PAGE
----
Philippe Lacôte honors Ivory Coast’s legacy of storytelling with ‘Night of the Kings’
Ivorian writer-director Philippe Lacôte wasn’t born into a family of griots — the ancestral West African chroniclers and fabulists foundational to the cultural memory of the region. Only those who are part of a centuries-old lineage can hold the distinguished position. Yet, through his films, vivid impressions that weave the past and present of Ivory Coast, Lacôte has already risen as a sort of cinematic griot, a modern keeper of his people’s history.
“Night of the Kings,” Lacôte’s newest production (shortlisted for the international feature film Oscar), unfurls inside La Maca, a penitentiary nestled in a forest near the country’s capital and the filmmaker’s birthplace, Abidjan. Within its walls, inmates are in charge. Collectively, they have constructed their own mythology and moral codes. Currently on premium VOD, the film also will be available for one week starting March 8 on the cinema social-media site Letterbxd, in a $19.99 package with five of distributor Neon’s other awards contenders, including “Dear Comrades!”
On the fateful night we enter this beguiling microcosm, as a red moon shines, its frail leader, Blackbeard (Steve Tientcheu), will vacate the throne. But for the transition of power to occur as peacefully as possible in a place with warring factions, a brand new and terrified young prisoner is designated as the official tale teller or Roman (Bakary Koné).
His task is to captivate the audience for the entire evening. The longer he enraptures them with his declamation, the longer he stays alive. Spinning a vibrant yarn with a time-traveling chronology, the coerced raconteur transports those in his presence and the viewer through episodes of fantastical battles and recent turmoil.
“Africans are brilliant storytellers. And so a film that is a story about a storyteller feels like a perfect summation of how vital story is in African culture,” David Oyelowo told The Times from England. The British-Nigerian actor first saw the film at the Toronto International Film Festival last year. Impressed, he decided to come on board as executive producer.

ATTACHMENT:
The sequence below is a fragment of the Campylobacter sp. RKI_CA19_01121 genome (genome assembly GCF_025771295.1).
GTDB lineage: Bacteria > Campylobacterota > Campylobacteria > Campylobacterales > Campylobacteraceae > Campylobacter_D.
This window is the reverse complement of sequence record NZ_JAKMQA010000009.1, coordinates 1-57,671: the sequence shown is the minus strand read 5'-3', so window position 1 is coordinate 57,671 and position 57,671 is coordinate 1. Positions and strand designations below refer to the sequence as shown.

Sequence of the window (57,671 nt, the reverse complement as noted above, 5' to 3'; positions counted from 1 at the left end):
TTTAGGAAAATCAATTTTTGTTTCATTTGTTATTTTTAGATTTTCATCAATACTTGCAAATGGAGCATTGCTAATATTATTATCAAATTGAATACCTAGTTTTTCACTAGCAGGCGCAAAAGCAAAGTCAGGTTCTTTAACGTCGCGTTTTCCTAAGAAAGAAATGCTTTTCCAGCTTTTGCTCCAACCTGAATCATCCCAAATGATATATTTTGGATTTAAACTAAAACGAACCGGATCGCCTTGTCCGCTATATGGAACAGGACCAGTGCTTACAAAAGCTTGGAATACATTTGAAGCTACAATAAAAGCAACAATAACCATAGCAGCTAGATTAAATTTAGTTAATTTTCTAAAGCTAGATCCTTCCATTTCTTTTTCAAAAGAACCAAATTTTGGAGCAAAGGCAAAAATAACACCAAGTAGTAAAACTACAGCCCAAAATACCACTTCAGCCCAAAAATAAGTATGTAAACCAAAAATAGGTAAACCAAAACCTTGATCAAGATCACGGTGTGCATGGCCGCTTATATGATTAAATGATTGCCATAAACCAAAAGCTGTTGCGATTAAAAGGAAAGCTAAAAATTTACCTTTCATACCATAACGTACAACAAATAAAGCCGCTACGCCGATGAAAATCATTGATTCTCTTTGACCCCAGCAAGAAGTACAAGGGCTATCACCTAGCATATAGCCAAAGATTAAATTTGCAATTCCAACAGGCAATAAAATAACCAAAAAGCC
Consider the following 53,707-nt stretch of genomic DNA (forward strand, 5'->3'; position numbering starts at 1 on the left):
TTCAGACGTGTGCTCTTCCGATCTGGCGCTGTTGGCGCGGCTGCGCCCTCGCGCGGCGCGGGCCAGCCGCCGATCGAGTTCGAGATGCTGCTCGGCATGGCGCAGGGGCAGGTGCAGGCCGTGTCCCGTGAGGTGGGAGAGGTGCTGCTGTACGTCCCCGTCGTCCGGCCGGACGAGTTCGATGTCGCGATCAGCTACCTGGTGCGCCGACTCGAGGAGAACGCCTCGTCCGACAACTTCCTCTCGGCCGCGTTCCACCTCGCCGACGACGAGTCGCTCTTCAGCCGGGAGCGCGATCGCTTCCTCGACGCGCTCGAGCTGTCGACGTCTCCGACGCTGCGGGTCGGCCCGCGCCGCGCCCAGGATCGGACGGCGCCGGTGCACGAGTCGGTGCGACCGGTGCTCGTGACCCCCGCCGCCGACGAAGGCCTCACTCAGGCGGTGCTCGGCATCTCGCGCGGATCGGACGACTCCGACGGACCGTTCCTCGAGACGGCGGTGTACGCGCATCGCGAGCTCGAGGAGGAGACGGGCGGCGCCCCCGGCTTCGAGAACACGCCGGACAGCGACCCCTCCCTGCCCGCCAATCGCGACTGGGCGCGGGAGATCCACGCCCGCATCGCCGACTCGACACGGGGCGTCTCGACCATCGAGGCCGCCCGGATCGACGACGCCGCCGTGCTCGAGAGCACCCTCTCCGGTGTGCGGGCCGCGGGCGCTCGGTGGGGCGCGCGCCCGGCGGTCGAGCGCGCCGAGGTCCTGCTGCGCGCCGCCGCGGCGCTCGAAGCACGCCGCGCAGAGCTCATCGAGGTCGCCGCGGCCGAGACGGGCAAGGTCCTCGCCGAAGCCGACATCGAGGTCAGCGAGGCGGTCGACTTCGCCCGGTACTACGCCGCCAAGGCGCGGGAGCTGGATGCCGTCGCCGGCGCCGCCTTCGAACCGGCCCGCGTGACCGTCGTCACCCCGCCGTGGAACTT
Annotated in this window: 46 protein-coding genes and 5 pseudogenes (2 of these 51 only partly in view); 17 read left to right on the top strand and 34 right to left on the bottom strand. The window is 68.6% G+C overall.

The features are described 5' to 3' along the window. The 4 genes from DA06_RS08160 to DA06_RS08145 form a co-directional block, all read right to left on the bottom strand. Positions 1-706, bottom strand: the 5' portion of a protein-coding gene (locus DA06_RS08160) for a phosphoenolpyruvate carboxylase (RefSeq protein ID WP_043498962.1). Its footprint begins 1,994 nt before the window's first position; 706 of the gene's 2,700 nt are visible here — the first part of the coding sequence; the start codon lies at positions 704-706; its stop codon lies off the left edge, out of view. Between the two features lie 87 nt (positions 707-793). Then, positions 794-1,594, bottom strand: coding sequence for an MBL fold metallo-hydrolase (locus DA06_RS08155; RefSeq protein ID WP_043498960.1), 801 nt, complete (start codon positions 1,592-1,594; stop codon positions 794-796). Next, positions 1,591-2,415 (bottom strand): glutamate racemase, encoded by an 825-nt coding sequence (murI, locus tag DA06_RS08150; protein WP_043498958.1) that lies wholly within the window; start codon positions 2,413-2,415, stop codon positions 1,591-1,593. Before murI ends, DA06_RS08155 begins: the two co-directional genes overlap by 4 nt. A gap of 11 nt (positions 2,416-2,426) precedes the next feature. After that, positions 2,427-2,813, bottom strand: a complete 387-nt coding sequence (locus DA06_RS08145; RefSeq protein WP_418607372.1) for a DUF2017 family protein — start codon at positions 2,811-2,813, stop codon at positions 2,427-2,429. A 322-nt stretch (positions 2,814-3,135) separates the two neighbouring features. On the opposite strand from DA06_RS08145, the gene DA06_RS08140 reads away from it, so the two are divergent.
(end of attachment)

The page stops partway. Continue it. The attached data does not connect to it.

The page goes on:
Several years ago, Lacôte crossed paths with a childhood friend who had served time at La Maca. That’s how he learned about the prison population’s unique practice of selecting a person, who they do in fact call Roman, to entertain them with a story every night. Stunned, the filmmaker thought the premise had all the makings of a great saga: a compelling character, a narrative device and a singular atmosphere.
“I decided to make ‘Night of the Kings’ because this story of my childhood friend was connected with my own story. When I was a child, my mother was imprisoned in La Maca for political reasons and I traveled once a week on a collective taxi to see her,” Lacôte said via video call from Abidjan.
“For me as a child it was like a kingdom, with kings and queens, and I kept very strong images and sounds from this place.” He recalls these visits not with a veneer of sadness but pride. Even at his young age he knew his mother was there because she had fought for democracy under the autocratic rule of Félix Houphouët-Boigny.
As a child, Lacôte discovered the movies at a theater called Magic Cinema near his home. His mother often would drop him off while she ran errands and return to pick him sometimes 20 minutes, sometimes an hour later. He rarely got to see a complete film. That segmented manner of consuming stories is something he believes has influenced his work.
Of all his truncated escapades there, one stands apart for him. He remembers watching a Bruce Lee film with a scene where a villain was about to attack the hero from behind. Suddenly a man in the audience, deeply invested in the action, jumped from his seat with a knife and stabbed the bad guy onscreen. He didn’t get to see the resolution but the incident was earth-shattering for young Lacôte.
“It was at that moment I decided to one day become a director. I realized that this medium, this art form, represents a strong reality and a strong dream at the same time,” he explained.
As he grew older and moved to France, that dream would dissipate momentarily. Fascinated with human communication, Lacôte first thought of becoming a linguist — a pursuit not unrelated to his interest in the study and preservation of a people’s identity. Uninterested in being a teacher, he changed course and started working as a radio reporter and then as an assistant in a radio drama. Eventually, his childhood dream came calling and he once again took another route.
“I started working as a projectionist in an art-house cinema, because I didn’t know anyone in the industry. The only person I knew in cinema when I was a child was the projectionist, so I said, ‘OK, if you want to make cinema, this is the way.’” The move later led him to work in distribution, in a lab and finally in production. Throughout these multiple transitions he made black-and-white expressionist short films shot on 35mm and 16mm film stock.